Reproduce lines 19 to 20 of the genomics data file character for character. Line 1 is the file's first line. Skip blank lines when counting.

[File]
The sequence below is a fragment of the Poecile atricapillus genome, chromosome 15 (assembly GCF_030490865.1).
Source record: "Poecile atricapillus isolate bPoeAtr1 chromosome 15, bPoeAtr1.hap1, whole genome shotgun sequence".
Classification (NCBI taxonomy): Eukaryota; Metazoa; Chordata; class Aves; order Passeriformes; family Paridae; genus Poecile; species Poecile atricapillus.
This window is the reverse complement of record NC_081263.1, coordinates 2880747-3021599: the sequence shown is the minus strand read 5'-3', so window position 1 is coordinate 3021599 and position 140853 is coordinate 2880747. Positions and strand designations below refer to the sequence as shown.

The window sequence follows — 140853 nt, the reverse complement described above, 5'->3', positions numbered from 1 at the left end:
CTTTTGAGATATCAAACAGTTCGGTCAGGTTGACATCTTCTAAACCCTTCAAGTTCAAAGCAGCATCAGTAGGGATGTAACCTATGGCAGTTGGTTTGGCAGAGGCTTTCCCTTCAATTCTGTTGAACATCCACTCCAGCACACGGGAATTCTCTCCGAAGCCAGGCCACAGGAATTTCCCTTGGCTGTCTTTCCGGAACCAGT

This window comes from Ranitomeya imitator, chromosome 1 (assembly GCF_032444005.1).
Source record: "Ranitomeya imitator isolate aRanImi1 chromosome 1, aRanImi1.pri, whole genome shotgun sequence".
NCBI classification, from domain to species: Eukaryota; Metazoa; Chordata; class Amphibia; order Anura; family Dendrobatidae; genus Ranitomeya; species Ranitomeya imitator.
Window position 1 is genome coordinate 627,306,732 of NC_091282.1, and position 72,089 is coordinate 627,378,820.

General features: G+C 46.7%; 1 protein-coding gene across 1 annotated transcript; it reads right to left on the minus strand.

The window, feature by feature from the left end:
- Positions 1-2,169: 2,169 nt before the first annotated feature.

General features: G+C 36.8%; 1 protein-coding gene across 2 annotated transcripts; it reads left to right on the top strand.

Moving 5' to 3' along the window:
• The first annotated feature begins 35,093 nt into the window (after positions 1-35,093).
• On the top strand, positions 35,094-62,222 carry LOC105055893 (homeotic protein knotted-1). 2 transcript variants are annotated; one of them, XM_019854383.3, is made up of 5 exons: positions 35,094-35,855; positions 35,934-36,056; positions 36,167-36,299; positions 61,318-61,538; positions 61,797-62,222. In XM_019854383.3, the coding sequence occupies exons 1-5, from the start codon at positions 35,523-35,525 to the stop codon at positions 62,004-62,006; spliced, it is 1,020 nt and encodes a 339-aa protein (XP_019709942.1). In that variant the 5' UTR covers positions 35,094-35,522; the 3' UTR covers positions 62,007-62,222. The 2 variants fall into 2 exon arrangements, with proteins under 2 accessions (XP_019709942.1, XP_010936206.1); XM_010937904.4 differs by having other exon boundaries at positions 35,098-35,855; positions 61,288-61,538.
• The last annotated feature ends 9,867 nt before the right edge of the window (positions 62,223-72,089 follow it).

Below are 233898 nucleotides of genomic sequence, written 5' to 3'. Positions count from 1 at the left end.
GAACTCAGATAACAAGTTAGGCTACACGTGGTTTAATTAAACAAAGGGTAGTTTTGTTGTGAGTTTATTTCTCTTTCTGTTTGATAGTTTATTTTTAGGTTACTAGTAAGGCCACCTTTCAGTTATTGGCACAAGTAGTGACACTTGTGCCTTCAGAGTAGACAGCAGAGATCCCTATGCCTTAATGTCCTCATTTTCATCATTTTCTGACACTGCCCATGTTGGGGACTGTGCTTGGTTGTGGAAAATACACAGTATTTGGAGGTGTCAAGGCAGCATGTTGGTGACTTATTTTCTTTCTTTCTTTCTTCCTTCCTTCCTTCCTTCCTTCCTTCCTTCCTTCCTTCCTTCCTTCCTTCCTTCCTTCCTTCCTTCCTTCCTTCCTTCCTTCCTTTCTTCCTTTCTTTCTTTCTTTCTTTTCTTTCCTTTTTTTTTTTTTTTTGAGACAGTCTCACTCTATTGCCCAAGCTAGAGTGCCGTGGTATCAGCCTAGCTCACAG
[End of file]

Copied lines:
Below are 233898 nucleotides of genomic sequence, written 5' to 3'. Positions count from 1 at the left end.
GAACTCAGATAACAAGTTAGGCTACACGTGGTTTAATTAAACAAAGGGTAGTTTTGTTGTGAGTTTATTTCTCTTTCTGTTTGATAGTTTATTTTTAGGTTACTAGTAAGGCCACCTTTCAGTTATTGGCACAAGTAGTGACACTTGTGCCTTCAGAGTAGACAGCAGAGATCCCTATGCCTTAATGTCCTCATTTTCATCATTTTCTGACACTGCCCATGTTGGGGACTGTGCTTGGTTGTGGAAAATACACAGTATTTGGAGGTGTCAAGGCAGCATGTTGGTGACTTATTTTCTTTCTTTCTTTCTTCCTTCCTTCCTTCCTTCCTTCCTTCCTTCCTTCCTTCCTTCCTTCCTTCCTTCCTTCCTTCCTTCCTTCCTTCCTTCCTTCCTTTCTTCCTTTCTTTCTTTCTTTCTTTTCTTTCCTTTTTTTTTTTTTTTTGAGACAGTCTCACTCTATTGCCCAAGCTAGAGTGCCGTGGTATCAGCCTAGCTCACAG